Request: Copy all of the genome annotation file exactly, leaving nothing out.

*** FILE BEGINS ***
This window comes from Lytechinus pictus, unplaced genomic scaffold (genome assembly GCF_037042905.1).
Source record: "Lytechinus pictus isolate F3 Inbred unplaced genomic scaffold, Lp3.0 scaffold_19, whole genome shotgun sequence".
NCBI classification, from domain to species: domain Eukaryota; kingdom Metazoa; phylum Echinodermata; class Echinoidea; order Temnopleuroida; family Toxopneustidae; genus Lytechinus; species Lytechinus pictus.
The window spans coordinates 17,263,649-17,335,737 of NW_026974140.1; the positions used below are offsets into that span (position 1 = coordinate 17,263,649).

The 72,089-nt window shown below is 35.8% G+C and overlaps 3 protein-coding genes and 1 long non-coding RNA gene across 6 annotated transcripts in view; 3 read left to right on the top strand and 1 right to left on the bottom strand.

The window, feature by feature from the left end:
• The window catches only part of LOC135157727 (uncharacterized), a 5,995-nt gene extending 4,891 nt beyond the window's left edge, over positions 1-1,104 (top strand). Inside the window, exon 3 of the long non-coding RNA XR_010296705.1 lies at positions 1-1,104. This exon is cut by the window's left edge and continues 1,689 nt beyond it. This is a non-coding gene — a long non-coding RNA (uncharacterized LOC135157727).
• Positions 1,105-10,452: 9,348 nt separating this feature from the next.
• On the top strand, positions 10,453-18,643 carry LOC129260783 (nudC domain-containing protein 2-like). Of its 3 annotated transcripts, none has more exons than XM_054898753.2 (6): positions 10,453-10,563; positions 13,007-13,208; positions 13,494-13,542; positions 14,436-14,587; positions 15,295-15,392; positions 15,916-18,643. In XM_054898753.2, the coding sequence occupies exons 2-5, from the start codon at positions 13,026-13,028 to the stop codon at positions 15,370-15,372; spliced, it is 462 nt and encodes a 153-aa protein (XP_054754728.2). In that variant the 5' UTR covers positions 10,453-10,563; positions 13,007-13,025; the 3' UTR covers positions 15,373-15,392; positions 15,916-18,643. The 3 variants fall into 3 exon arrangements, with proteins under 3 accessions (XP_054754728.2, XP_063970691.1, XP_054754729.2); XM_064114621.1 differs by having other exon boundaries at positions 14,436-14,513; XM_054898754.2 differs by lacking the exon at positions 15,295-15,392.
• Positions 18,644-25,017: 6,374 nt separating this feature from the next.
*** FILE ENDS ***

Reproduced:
This window comes from Lytechinus pictus, unplaced genomic scaffold (genome assembly GCF_037042905.1).
Source record: "Lytechinus pictus isolate F3 Inbred unplaced genomic scaffold, Lp3.0 scaffold_19, whole genome shotgun sequence".
NCBI classification, from domain to species: domain Eukaryota; kingdom Metazoa; phylum Echinodermata; class Echinoidea; order Temnopleuroida; family Toxopneustidae; genus Lytechinus; species Lytechinus pictus.
The window spans coordinates 17,263,649-17,335,737 of NW_026974140.1; the positions used below are offsets into that span (position 1 = coordinate 17,263,649).

The 72,089-nt window shown below is 35.8% G+C and overlaps 3 protein-coding genes and 1 long non-coding RNA gene across 6 annotated transcripts in view; 3 read left to right on the top strand and 1 right to left on the bottom strand.

The window, feature by feature from the left end:
• The window catches only part of LOC135157727 (uncharacterized), a 5,995-nt gene extending 4,891 nt beyond the window's left edge, over positions 1-1,104 (top strand). Inside the window, exon 3 of the long non-coding RNA XR_010296705.1 lies at positions 1-1,104. This exon is cut by the window's left edge and continues 1,689 nt beyond it. This is a non-coding gene — a long non-coding RNA (uncharacterized LOC135157727).
• Positions 1,105-10,452: 9,348 nt separating this feature from the next.
• On the top strand, positions 10,453-18,643 carry LOC129260783 (nudC domain-containing protein 2-like). Of its 3 annotated transcripts, none has more exons than XM_054898753.2 (6): positions 10,453-10,563; positions 13,007-13,208; positions 13,494-13,542; positions 14,436-14,587; positions 15,295-15,392; positions 15,916-18,643. In XM_054898753.2, the coding sequence occupies exons 2-5, from the start codon at positions 13,026-13,028 to the stop codon at positions 15,370-15,372; spliced, it is 462 nt and encodes a 153-aa protein (XP_054754728.2). In that variant the 5' UTR covers positions 10,453-10,563; positions 13,007-13,025; the 3' UTR covers positions 15,373-15,392; positions 15,916-18,643. The 3 variants fall into 3 exon arrangements, with proteins under 3 accessions (XP_054754728.2, XP_063970691.1, XP_054754729.2); XM_064114621.1 differs by having other exon boundaries at positions 14,436-14,513; XM_054898754.2 differs by lacking the exon at positions 15,295-15,392.
• Positions 18,644-25,017: 6,374 nt separating this feature from the next.